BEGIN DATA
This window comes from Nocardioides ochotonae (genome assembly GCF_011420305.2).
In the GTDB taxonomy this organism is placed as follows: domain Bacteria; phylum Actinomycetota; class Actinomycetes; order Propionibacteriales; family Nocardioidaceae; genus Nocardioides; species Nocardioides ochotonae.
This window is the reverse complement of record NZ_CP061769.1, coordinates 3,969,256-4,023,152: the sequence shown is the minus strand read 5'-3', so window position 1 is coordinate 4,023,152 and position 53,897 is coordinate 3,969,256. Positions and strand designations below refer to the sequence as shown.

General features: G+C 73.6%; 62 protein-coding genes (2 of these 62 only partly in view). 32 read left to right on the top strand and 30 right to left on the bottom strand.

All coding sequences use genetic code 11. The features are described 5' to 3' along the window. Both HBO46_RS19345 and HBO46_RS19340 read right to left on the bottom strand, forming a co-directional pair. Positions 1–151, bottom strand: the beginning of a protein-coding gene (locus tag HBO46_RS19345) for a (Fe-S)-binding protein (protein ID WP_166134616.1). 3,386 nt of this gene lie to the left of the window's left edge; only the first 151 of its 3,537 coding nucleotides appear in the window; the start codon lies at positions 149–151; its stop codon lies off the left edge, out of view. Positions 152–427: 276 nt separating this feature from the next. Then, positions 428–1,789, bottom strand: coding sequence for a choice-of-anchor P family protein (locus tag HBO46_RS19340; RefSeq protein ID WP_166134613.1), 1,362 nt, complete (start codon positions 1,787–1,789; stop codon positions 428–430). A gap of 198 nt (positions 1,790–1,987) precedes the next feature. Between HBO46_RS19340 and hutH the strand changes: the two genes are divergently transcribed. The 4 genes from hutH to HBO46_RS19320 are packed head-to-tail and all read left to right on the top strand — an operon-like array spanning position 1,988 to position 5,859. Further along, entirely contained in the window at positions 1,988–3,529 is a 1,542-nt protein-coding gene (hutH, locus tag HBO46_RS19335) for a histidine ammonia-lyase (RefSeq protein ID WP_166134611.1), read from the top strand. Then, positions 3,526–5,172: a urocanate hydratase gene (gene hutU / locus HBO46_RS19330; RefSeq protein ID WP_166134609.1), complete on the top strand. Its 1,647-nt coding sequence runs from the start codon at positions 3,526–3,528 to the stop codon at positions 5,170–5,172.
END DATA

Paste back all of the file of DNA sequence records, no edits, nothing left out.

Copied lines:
This window comes from Nocardioides ochotonae (genome assembly GCF_011420305.2).
In the GTDB taxonomy this organism is placed as follows: domain Bacteria; phylum Actinomycetota; class Actinomycetes; order Propionibacteriales; family Nocardioidaceae; genus Nocardioides; species Nocardioides ochotonae.
This window is the reverse complement of record NZ_CP061769.1, coordinates 3,969,256-4,023,152: the sequence shown is the minus strand read 5'-3', so window position 1 is coordinate 4,023,152 and position 53,897 is coordinate 3,969,256. Positions and strand designations below refer to the sequence as shown.

General features: G+C 73.6%; 62 protein-coding genes (2 of these 62 only partly in view). 32 read left to right on the top strand and 30 right to left on the bottom strand.

All coding sequences use genetic code 11. The features are described 5' to 3' along the window. Both HBO46_RS19345 and HBO46_RS19340 read right to left on the bottom strand, forming a co-directional pair. Positions 1–151, bottom strand: the beginning of a protein-coding gene (locus tag HBO46_RS19345) for a (Fe-S)-binding protein (protein ID WP_166134616.1). 3,386 nt of this gene lie to the left of the window's left edge; only the first 151 of its 3,537 coding nucleotides appear in the window; the start codon lies at positions 149–151; its stop codon lies off the left edge, out of view. Positions 152–427: 276 nt separating this feature from the next. Then, positions 428–1,789, bottom strand: coding sequence for a choice-of-anchor P family protein (locus tag HBO46_RS19340; RefSeq protein ID WP_166134613.1), 1,362 nt, complete (start codon positions 1,787–1,789; stop codon positions 428–430). A gap of 198 nt (positions 1,790–1,987) precedes the next feature. Between HBO46_RS19340 and hutH the strand changes: the two genes are divergently transcribed. The 4 genes from hutH to HBO46_RS19320 are packed head-to-tail and all read left to right on the top strand — an operon-like array spanning position 1,988 to position 5,859. Further along, entirely contained in the window at positions 1,988–3,529 is a 1,542-nt protein-coding gene (hutH, locus tag HBO46_RS19335) for a histidine ammonia-lyase (RefSeq protein ID WP_166134611.1), read from the top strand. Then, positions 3,526–5,172: a urocanate hydratase gene (gene hutU / locus HBO46_RS19330; RefSeq protein ID WP_166134609.1), complete on the top strand. Its 1,647-nt coding sequence runs from the start codon at positions 3,526–3,528 to the stop codon at positions 5,170–5,172.